Typically I will bottle a few beers from a keg if I want to cellar them, or just finish off and free up a keg. My process is to cool the clean bottles in the freezer, spray some sanitizer in, drain (sometimes some sanitizer remains in the bottle), turn keg pressure down to 1-2, bleed excess pressure, and fill the bottle from the faucet (very slowly). Usually I will have minimal foam, but enough (maybe 1/2 inch) to cap-on-foam. I use O2-absorbing crowns.
More often than I would like, my bottles will have excessive carbonation months later. The carb level in the keg is dialed in to where I want it. I have not been able to detect any off-flavors in the bottles, which would SEEM to rule out infections in the bottle.
Is there anything else that could be happening? Maybe its an infection, but the bug hasn’t had enough time to work on the sugars and create enough off-flavor for me to perceive it?
My filling process is essentially the same, and I often have the same exact thing happen. Their definitely not infected, as some of mine have been 8 or 9 months in the bottle and they taste fine. They just seem to be a bit more carbonated somehow, or at least more prone to foam more than usual when poured.
One thing I left out, I typically store them at cellar temps, then if drinking, will cool them back down. I wonder if it has to do with the storage temp being higher (and thus less gas-soluble) than the bottling temp? Still doesn’t make sense to me. There is a finite amount of gas in the bottle. Some in the liquid, some in the headspace.
I may put one of these blonde ales in the fridge tonight and open it on Friday/Saturday to see if it something stupid with the temp and the chilling.
That’s strange. I always thought that a primary problem with bottling from the keg was undercarb since you lose some carbonation in the transfer. Was there any residue in the bottle indicating that there was natural bottle carbonation happening?
The yeast will drop out of suspension whether there were sugars to ferment or not. Not sure how residue would be a sign of more C02 being produced by the yeast. Unless I’m missing something[/quote]
I’m transferring clear beer from the keg to the bottle, so there’s usually no sediment in the bottles, even after extended aging. The “overcarbed” ones are still crystal clear and there’s no sediment. I’m thinking its more to due with a foamier pour than actual over carbonation. The beer’s carbonation just seems a little more “lively” than it was coming from the keg.
I need to try cooling the bottles next time. Sounds like a good idea. I have one of the growler fillers, that attach to the faucet, with a piece of tubing that then runs into the bottle. Seems to work, but there are still times that I get foam.
I typically bottle some if I am going somewhere or plan to give some to a friend to try, but I’ve never tried to keep for an extended period of time. I never thought that they’d last quite as long, but I might do an experiment soon.
Matt, here’s my philosophy. Keep in mind I’m still rather new to brewing. When we bottle condition we add sugar to the beer and then bottle. There are some yeast still in suspension in the beer. I assumed that when you add the sugar and then bottle the yeast resume reproduction while there is food to consume and that increased the amount of yeast that will then drop out of suspension and create the sediment in the bottle.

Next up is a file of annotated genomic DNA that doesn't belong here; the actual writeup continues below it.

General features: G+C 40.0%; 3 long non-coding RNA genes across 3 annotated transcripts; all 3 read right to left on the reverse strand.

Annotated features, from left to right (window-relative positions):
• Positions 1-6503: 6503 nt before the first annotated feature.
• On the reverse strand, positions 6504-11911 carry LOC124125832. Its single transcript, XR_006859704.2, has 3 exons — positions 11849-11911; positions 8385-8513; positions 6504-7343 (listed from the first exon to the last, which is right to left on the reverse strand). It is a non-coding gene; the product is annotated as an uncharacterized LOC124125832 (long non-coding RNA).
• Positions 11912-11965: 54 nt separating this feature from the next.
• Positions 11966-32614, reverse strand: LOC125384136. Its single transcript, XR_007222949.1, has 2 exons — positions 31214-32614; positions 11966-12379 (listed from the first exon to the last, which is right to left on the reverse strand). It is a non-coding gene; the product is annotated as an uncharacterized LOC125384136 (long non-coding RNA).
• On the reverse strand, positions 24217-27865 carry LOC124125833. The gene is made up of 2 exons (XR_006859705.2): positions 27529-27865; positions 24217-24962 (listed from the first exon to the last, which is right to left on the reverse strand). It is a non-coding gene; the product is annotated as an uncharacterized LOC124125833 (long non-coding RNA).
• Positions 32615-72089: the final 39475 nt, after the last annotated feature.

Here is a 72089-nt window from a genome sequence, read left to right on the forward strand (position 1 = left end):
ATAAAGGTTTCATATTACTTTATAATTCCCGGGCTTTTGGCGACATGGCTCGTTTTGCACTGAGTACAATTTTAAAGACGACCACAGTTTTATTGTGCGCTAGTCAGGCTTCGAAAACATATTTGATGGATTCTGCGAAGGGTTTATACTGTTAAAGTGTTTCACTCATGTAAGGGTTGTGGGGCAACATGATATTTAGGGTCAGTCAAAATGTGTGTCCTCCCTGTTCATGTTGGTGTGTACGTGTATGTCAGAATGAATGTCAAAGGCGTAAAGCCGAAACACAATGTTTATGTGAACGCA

If the beer is in the keg for a period of time and kept cold then the yeast would presumably stop their activity. If the beer was bottled and stored back in a not so cold environment, and if there were some degree of unfermented sugars in the bottle then might the yeast start doing their thing again and producing CO2? Causing reproduction and more yeast to drop out of solution? Just taking a shot at an answer.
It’s clear that if the bottles are more carbonated after transfer from a keg and then stored that the yeast must be consuming sugars. Otherwise there is no source for the additional carbonation.
Honestly, I think its relatively simple as to what’s going on. When you pour a pint from tap you are getting turbulence/ head (like you should) which is releasing CO2, thus making it less carbonated. When you are bottling from the tap with very little foaming, the CO2 is remaining in solution, thus causing a sensation of over carbonation.
If you open a bottle from one of these batches like a week or two after bottling from the keg, and it’s fine, but then months later, it foams, then you are seeing fermentation in the bottle. It might be an unwanted organism (brett or even a more attenuative sacc strain) or it could mean that your initial batch was not fermented all the way out and over time your primary yeast worked away at some of the sugars in the beer.
So it turns out I did have a old barleywine bottle sitting around in the fridge. It was bottled off the keg six months ago and has been in the fridge for at least a few weeks. I compared it with another bottle of the same, which had been resting in the cellar since being bottled. I put in the fridge for a day just to get it cold.
The bottle that spent a few weeks in the fridge poured with less head and I was able to pour it pretty aggressively without creating a half glass of foam. The cellared bear, however, was quite a bit foamier. I had to rather gently pour it down the sides to keep it from being too foamy to get the whole beer in the glass. However, once all the foam died down both beers tasted pretty much identical. Neither was overcarbed.
I think the issue is that the higher pressure and co2 concentration in the headspace of the cellared beer just causes it to release more co2 when opened, causing a foamier pour and the appearance of overcarbonation. Allowing it time to reabsorb co2 in the fridge seemed to mitigate this. (caveat: I’m in finance, not science so it’s a definite possibility I have no idea what I’m talking about).